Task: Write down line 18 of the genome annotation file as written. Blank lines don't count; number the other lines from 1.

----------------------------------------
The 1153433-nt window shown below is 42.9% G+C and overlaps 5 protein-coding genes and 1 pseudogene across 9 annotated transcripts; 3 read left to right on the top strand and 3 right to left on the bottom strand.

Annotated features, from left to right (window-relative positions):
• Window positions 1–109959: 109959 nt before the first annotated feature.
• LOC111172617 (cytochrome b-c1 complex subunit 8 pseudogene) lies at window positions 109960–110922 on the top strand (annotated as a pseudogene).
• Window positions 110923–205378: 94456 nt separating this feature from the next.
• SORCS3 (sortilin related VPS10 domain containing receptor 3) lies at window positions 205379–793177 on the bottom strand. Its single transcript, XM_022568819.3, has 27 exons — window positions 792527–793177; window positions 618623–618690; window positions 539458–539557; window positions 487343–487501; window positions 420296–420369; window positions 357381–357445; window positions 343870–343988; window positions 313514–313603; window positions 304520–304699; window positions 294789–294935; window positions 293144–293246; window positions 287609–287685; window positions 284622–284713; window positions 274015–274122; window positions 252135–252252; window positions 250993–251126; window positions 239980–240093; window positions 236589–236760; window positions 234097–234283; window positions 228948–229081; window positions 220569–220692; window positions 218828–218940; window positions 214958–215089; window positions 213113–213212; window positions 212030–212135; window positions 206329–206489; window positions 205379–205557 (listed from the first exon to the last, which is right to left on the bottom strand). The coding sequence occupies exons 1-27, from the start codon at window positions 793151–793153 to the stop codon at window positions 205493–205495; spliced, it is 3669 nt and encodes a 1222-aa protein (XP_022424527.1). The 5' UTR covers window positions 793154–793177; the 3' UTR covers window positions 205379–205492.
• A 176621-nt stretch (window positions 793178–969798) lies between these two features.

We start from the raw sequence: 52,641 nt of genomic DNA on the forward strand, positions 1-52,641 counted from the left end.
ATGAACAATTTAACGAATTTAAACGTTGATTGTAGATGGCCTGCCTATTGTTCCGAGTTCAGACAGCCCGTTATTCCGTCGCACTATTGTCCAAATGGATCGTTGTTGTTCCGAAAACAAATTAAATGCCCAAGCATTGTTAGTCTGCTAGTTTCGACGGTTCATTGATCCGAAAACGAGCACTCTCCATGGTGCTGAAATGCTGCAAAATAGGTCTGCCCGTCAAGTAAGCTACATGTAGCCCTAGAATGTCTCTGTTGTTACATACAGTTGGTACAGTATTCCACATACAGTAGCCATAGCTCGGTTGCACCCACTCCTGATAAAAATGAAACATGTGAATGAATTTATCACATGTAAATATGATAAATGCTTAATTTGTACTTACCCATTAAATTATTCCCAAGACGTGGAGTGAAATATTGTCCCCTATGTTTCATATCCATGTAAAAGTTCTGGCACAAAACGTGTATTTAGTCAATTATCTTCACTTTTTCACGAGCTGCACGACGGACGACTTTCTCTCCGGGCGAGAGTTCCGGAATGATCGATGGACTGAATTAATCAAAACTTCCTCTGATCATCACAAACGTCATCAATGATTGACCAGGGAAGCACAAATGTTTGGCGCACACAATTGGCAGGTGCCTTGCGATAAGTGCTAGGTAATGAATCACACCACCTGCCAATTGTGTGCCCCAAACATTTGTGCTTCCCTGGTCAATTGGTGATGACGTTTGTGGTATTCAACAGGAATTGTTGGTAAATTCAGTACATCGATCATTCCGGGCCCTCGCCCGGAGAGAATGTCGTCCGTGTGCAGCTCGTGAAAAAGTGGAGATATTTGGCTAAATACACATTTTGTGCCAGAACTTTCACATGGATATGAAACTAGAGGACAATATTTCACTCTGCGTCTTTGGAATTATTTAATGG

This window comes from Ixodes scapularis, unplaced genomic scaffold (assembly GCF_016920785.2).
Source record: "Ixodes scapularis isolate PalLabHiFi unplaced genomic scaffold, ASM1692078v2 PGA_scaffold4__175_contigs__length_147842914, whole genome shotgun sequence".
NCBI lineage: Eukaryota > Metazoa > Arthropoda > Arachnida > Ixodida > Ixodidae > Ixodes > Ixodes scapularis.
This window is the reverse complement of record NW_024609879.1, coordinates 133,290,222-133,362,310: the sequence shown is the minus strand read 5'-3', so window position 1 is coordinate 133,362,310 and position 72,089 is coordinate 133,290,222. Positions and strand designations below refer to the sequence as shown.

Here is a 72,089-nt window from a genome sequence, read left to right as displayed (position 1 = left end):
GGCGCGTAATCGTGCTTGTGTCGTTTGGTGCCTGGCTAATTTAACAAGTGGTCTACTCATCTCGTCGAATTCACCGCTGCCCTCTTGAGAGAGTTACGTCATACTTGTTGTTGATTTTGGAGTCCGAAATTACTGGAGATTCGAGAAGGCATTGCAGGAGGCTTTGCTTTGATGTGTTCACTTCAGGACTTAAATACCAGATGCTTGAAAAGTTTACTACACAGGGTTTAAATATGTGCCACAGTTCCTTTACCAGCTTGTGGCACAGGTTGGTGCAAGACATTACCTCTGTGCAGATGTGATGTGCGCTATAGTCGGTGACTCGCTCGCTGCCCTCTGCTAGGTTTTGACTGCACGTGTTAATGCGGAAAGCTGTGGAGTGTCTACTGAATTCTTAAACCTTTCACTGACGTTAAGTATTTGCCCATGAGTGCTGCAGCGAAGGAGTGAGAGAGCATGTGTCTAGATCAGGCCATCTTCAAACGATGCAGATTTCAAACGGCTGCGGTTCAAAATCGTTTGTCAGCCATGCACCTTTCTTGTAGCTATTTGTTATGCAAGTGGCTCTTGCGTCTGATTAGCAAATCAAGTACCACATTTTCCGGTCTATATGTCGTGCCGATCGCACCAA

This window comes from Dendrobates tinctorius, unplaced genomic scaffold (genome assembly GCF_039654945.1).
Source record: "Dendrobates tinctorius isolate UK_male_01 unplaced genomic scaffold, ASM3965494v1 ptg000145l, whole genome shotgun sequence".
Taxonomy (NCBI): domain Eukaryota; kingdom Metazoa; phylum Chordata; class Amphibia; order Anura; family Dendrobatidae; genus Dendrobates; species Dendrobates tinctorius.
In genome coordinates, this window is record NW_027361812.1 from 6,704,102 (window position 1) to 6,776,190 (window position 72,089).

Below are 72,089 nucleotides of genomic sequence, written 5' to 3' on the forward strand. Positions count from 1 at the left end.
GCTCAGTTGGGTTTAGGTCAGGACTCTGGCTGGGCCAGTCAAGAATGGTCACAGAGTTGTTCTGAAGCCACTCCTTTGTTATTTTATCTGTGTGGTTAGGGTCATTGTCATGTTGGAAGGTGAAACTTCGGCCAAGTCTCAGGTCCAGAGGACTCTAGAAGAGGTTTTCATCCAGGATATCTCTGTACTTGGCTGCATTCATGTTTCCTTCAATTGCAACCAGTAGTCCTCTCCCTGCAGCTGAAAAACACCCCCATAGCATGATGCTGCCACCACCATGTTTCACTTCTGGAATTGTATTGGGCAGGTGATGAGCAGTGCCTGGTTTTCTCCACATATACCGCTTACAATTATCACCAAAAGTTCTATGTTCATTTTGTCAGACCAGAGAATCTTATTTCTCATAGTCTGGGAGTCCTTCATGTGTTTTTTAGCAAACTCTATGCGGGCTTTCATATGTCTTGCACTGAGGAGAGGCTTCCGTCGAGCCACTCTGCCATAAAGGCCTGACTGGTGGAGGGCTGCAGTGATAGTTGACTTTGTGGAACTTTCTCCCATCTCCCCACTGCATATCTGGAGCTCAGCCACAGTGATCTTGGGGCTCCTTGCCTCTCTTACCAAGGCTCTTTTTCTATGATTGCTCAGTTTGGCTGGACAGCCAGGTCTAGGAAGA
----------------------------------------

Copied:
Taxonomy (NCBI): domain Eukaryota; kingdom Metazoa; phylum Chordata; class Amphibia; order Anura; family Dendrobatidae; genus Dendrobates; species Dendrobates tinctorius.